Forget high-intensity interval training. More and more people are realising that easy-going, thoughtful exercise can have surprising benefits
This year, the Harper’s Bazaar list of” best new fitness trends and classes to try for 2018″ included an incongruous addition. At No 7, wedged between hula-hoop body-toning sessions and trampoline fitness classes, was ” walking”- plain, old-fashioned walk-to, that anyone can do for free. It seemed an odd option of “new” activity to highlighting in a list of fitness trends.
The idea that walking is suddenly fashionable appears, at first, to be at odds with everything we’re told about where fitness is running- and the pace at which people want to be doing it. A worldwide survey of fitness trends shows that high-intensity interval educate( HIIT) is the most popular fitness tendency in the west this year. In the UK, spinning is most popular, according to an industry report from UKActive and DataHub.
Of course, the idea of fast, intense, time-efficient exercising that delivers insta-results fits in with how we find ourselves: as people whose lives are the busiest in world history.” I went for a walk” absence the heroic ring of:” I merely killed myself doing 50 burpees .” However, a deeper look at how people are exerting or, more importantly, want to be exert, indicates a different tendency: a move away from the quick fix, back to slower( although not inevitably less difficult ), more measured forms of fitness. “Conscious” is the word I kept coming across while researching such articles:” conscious motion”,” conscious flowing”,” conscious control “. Imagine the opposite of lunging your, perhaps uncoordinated body around a fitness class at high speed: that’s conscious motion. The idea is that, if you’re “conscious”, you’re doing whatever it is that you’re doing to your body with accuracy and a full awareness of the physical mechanisms at work- yin yoga is conscious, rugby is not.
More importantly, it’s also about being self-aware enough to see the big picture, diagnosing your physical, spiritual and emotional requires. As you step back from your once-a-week spinning class you might become aware, for example, that you’re still a stressed, underslept passenger with a bad shoulder, dull scalp, uneven muscle tone, a spine that has morphed itself into the exact shape of your office chair, an iffy diet and a soulless box-set habit. Having ascertained these things, consciously, you would then go about, best-case scenario, reconfiguring your lifestyle accordingly.
The upper-class trainer David Higgins delivers bad news, however, for anyone who is hoping consciousness might mean not having to do any workout at all.” The gym ,” he says” is not a substitute for lack of activity during the course of its week. It’s not,’ OK, I’ve been sitting on my arse or lying on my back for 23 hours of the day and then I’m going to go to the gym for an hour .” Higgins was the first person I heard use the word” conscious motion “.” I don’t think most people have heard of it. I think it’s a new thing even though it’s been around for ever. I believe, eventually, people are realising that they don’t have to necessarily kill themselves to get major, meaningful outcomes .”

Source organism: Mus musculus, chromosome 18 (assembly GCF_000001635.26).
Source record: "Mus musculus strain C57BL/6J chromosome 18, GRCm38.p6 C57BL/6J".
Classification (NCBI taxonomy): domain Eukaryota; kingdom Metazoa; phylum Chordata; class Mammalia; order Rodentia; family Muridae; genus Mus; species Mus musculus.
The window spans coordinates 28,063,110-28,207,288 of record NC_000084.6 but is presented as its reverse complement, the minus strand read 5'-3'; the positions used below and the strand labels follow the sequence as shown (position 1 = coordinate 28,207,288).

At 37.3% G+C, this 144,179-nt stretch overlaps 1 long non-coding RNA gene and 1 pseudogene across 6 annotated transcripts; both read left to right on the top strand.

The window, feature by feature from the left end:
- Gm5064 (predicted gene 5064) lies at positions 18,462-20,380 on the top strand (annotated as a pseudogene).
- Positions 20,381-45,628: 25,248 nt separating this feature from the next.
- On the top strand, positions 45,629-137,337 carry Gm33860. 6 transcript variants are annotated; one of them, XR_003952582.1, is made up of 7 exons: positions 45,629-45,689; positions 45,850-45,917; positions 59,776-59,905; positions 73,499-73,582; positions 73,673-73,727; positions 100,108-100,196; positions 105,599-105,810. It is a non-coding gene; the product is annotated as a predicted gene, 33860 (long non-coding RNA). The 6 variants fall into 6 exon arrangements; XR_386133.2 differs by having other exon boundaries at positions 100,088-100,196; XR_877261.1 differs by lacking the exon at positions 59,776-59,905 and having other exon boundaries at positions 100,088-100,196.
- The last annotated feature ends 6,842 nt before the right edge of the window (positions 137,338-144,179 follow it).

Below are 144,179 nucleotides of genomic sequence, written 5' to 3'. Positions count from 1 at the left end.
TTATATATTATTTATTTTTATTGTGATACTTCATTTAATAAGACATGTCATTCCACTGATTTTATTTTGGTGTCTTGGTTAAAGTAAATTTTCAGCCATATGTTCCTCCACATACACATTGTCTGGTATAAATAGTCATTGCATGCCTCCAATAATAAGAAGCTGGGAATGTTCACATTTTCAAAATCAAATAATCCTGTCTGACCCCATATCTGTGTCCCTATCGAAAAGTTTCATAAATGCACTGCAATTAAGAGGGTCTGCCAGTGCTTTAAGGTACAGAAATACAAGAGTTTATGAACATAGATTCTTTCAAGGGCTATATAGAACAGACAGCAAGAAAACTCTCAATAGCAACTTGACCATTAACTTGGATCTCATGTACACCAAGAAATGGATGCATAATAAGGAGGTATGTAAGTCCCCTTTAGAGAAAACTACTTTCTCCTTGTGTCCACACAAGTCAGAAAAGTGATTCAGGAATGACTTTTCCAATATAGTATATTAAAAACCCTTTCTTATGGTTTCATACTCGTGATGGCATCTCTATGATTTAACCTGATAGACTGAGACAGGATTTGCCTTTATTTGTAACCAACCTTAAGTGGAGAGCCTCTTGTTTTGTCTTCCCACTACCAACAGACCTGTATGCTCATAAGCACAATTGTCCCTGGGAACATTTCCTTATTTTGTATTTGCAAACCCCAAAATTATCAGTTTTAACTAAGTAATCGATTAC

Higgins develops performers and stuntmen and women for feature films( including Wonder Woman and Mission Impossible ). Samuel L Jackson says he was physically violated when he began working with Higgins and credits him with” patiently and caringly[ putting] me together again “. I feel that, because of this and his pilates and yoga background, Higgins probably knows more about health and wellbeing than the average trainer. His favourite two terms are” mitigate against”- something he insists you must do to whatever in your life that may be damaging you. Whether it’s the amount of blue light radiating from your computer screen or the strain put on your back by your desk job, you need to mitigate against it. This, he acknowledges, probably means giving your life” a bit of a reset “.” Get your arse out of the chair, pull your chin back, give yourself a bit of a doubled chin when you’re on the phone or the computer. Pull your shoulders up and down. Stand up and go for a stroll at lunchtime: get 20 minutes of sun on your skin. It’s the little things that are going to stimulate the biggest change and if you do go to that spinning class, that’s the cherry on top. The big win is what you are doing outside of the gym .”
The way we’re living is not anatomically sustainable, he says. We should be integrating conscious motion into every region of our lives: lateral lunges in front of the TV; rolling on our backs like children to loosen up our spines, to give two examples.
” If you can find something that maybe takes you into your body a little bit more, then I’m all for it, rather than trying to fleeing from the tensions of life. Kind of internalise things a little bit and say,’ How do I feel? What is my body saying to me right now ?'”
He says that HIIT is a quick fix whose practitioners often don’t have adequate control over their bodies to execute it safely.” That’s not where I’m coming from. I’m interested in longevity, postural control and a pain-free lifestyle. We are all going to have to look a little bit more inwards if we are going to survive and live a happier, healthier, more pain-free life .”